Director’s Disclosure

Directors have a fiduciary duty to act in the best interest of the Company which includes the duty to prevent conflict of interest and to maintain unfettered discretion. From time to time situations will arise which could pose a conflict of interest and Section 75 deals with the obligations in relation to the disclosure of personal financial interest and the consequences of a failure to disclose appropriately.

Who does it apply to?

  • Registered directors and alternate directors;
  • Prescribed officers;
  • Members of board committees

 

It is important to note that not bearing the title or official appointment as “director” does not exempt a person from Section 75 and the duty thus extends to positions such as managing director and chief executive officer.

What needs to be disclosed?

The application of section 75 is broad and requires that personal financial interest must be disclosed and there has to be a disclosure if the director knows that a related party has a personal financial interest in any matter to be considered by the board.

The Act defines “know”, “knowingly” or “knows” as follows:

‘‘knowing’’, ‘‘knowingly’’ or ‘‘knows’’, when used with respect to a person, and in relation to a particular matter, means that the person either—

  • (a) had actual knowledge of that matter;
  • (b) was in a position in which the person reasonably ought to have—
  • (i) had actual knowledge;
  • (ii) investigated the matter to an extent that would have provided the person with actual knowledge; or
  • (iii) taken other measures which, if taken, would reasonably be expected to have
    provided the person with actual knowledge of the matter.

 

A simplified example demonstrates the effect of the requirements in section 75 – If Company A is negotiating a contract with Company B and Director X’s spouse is a director at Company B, section 75 is triggered

What is personal financial interest?

The Act defines “personal financial interest” and it will include any direct material interest of a financial, monetary or economic nature or a direct material interest to which a monetary value may be attributed.

How do declare in terms of Section 75?

  • Disclose the personal financial interest in writing or verbally before the matter is considered by the Board;
  • The conflicted director may provide insight or material information to the Board but must then be recused from the meeting and may not participate in any decision making in relation to the matter;
  • The conflicted director may not vote on the matter. Voting includes signing a written resolution related to the matter.

 

In simple terms – Disclose and leave the meeting.

What are the consequences of non-compliance?

Non-compliance with section 75 has far-reaching consequences and to remedy the transgression is not a quick exercise. Any board resolution taken without complying with section 75 is invalid.

Proper consideration of personal financial interest and spending sufficient time at every board meeting on disclosure is worth the effort.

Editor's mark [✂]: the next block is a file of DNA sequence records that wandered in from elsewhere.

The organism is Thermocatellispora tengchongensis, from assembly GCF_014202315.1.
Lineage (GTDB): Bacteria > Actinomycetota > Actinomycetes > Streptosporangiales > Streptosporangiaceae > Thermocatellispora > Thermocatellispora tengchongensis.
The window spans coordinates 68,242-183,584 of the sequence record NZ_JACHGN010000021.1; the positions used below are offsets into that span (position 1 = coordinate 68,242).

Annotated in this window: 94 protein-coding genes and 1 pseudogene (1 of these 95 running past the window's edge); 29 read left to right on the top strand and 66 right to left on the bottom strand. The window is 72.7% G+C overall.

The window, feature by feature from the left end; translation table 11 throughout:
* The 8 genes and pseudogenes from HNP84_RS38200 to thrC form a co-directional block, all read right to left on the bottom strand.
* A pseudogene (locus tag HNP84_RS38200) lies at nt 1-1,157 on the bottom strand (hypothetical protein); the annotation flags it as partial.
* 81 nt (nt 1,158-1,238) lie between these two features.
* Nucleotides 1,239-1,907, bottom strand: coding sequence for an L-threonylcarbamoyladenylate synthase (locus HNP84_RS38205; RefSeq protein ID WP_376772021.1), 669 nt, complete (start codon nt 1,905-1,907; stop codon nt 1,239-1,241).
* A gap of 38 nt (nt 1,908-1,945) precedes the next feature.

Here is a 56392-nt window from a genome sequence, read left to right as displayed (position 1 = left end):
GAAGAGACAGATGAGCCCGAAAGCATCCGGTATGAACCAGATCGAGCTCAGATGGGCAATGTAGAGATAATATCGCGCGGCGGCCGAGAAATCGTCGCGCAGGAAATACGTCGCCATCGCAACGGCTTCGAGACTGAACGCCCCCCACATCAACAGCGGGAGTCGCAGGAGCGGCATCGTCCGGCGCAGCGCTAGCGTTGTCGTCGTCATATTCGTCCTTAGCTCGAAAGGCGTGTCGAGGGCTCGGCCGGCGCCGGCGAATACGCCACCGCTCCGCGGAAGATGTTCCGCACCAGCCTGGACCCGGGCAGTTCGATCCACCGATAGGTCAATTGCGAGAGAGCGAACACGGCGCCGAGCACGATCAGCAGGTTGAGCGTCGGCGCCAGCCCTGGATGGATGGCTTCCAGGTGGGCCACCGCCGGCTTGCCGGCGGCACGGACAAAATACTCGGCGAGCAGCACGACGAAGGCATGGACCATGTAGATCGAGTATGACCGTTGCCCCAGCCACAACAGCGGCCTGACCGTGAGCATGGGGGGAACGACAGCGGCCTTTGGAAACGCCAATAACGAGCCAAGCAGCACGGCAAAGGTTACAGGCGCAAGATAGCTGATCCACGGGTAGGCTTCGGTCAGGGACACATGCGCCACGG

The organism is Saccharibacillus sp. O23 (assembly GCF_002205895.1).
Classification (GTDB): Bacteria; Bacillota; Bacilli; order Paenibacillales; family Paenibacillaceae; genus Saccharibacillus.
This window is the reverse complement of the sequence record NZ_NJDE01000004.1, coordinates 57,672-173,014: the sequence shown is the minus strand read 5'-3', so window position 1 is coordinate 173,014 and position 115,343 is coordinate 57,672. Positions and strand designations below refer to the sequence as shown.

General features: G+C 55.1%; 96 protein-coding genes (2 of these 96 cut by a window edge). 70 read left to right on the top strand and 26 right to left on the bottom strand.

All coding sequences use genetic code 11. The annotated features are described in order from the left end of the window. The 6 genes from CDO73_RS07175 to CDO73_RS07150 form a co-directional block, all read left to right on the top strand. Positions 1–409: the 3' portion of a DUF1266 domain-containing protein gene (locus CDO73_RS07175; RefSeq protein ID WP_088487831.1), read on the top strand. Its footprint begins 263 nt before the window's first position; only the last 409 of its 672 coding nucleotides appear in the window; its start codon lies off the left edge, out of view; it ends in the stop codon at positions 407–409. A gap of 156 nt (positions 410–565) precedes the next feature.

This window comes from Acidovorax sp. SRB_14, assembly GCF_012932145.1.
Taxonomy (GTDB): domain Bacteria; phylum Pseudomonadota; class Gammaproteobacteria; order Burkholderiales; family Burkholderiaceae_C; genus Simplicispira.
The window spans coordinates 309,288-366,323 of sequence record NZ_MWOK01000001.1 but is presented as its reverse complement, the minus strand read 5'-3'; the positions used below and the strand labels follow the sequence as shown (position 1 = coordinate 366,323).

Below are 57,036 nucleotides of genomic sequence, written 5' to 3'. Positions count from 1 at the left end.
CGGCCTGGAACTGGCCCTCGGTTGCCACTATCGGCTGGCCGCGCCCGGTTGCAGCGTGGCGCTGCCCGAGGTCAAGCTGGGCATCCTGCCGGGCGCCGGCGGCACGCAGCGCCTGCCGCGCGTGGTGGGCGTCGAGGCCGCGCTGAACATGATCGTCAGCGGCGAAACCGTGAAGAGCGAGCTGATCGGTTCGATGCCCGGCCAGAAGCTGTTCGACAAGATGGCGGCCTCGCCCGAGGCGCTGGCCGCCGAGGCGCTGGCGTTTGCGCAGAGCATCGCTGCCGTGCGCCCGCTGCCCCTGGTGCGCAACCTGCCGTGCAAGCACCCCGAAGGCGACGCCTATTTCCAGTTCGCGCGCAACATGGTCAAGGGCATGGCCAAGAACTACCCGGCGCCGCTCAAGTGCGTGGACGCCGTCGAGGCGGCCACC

How to ratify a decision taken without proper disclosure?

The solution to non-compliance will take more effort than an apology and a few red faces. There are only two avenues of recourse:

  • The decision/board resolution has to be ratified by an ordinary resolution of the shareholders following disclosure of that interest; or
  • The decision/board resolution has been declared to be valid by a court.

 

Recommendations

  • As a director, it is your duty to be aware of your obligations and duties in terms of the Act. Give your Company Secretary a time slot at your next meeting to give refresher training;
  • Add “declaration of personal financial interest” as a standing agenda item on every board and committee meeting agenda;
  • When you deal with declaration of personal financial interest – spend adequate time on the item;
  • Review your own personal financial interests and make sure that you have disclosed all that is required;
  • Consider who your “related parties” would be and identify any areas of potential conflict or personal financial interest;
  • Ensure that the board submit, at least annually, all directorships, direct and indirect shareholding. The disclosure should be readily available to peruse by all directors. Update the Company Secretary if there are any changes;
  • If in doubt – disclose to the board and engage;
  • Lastly, remember if a personal financial interest has been disclosed – leave the meeting.

 

“Trust happens when leaders are transparent” – Jack Welch


[1] Section 75 in the Companies Act 71 of 2008 as amended from time to time

[2] Section 2(1) of the Companies Act 71 of 2008 as amended from time to time

[3] Companies Act 71 of 2008 as amended from time to time

[4] Section 1 of the Companies Act 71 of 2008 as amended from time to time

[5] Section 75(7)(b)(i) and Section 75(8) of the Companies Act 71 of 2008 as amended from time to time

By: Yolandi van Zweel

Governance Professional

www.fluidrock.co.za